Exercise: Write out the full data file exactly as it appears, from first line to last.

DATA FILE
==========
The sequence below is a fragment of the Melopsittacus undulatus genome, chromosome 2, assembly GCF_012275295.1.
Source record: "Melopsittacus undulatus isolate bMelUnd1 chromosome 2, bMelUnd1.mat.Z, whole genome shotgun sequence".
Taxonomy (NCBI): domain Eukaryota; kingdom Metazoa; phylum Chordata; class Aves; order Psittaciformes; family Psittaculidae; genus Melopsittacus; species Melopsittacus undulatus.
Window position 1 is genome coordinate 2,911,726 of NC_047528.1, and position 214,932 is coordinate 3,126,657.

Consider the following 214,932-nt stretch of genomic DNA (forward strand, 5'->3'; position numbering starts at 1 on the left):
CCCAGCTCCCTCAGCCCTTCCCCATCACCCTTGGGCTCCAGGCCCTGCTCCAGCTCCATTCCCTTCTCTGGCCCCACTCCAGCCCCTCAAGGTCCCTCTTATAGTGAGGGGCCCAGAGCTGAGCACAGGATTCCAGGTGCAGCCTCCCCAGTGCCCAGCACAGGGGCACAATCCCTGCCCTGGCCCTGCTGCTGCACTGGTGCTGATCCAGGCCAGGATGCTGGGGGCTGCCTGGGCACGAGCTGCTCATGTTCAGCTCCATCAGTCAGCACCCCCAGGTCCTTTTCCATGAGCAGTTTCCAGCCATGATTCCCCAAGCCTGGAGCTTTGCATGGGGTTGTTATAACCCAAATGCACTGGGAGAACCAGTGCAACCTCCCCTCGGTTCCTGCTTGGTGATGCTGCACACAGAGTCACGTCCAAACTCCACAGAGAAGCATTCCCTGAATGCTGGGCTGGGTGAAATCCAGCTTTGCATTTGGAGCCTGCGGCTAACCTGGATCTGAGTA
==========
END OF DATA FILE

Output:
The sequence below is a fragment of the Melopsittacus undulatus genome, chromosome 2, assembly GCF_012275295.1.
Source record: "Melopsittacus undulatus isolate bMelUnd1 chromosome 2, bMelUnd1.mat.Z, whole genome shotgun sequence".
Taxonomy (NCBI): domain Eukaryota; kingdom Metazoa; phylum Chordata; class Aves; order Psittaciformes; family Psittaculidae; genus Melopsittacus; species Melopsittacus undulatus.
Window position 1 is genome coordinate 2,911,726 of NC_047528.1, and position 214,932 is coordinate 3,126,657.

Consider the following 214,932-nt stretch of genomic DNA (forward strand, 5'->3'; position numbering starts at 1 on the left):
CCCAGCTCCCTCAGCCCTTCCCCATCACCCTTGGGCTCCAGGCCCTGCTCCAGCTCCATTCCCTTCTCTGGCCCCACTCCAGCCCCTCAAGGTCCCTCTTATAGTGAGGGGCCCAGAGCTGAGCACAGGATTCCAGGTGCAGCCTCCCCAGTGCCCAGCACAGGGGCACAATCCCTGCCCTGGCCCTGCTGCTGCACTGGTGCTGATCCAGGCCAGGATGCTGGGGGCTGCCTGGGCACGAGCTGCTCATGTTCAGCTCCATCAGTCAGCACCCCCAGGTCCTTTTCCATGAGCAGTTTCCAGCCATGATTCCCCAAGCCTGGAGCTTTGCATGGGGTTGTTATAACCCAAATGCACTGGGAGAACCAGTGCAACCTCCCCTCGGTTCCTGCTTGGTGATGCTGCACACAGAGTCACGTCCAAACTCCACAGAGAAGCATTCCCTGAATGCTGGGCTGGGTGAAATCCAGCTTTGCATTTGGAGCCTGCGGCTAACCTGGATCTGAGTA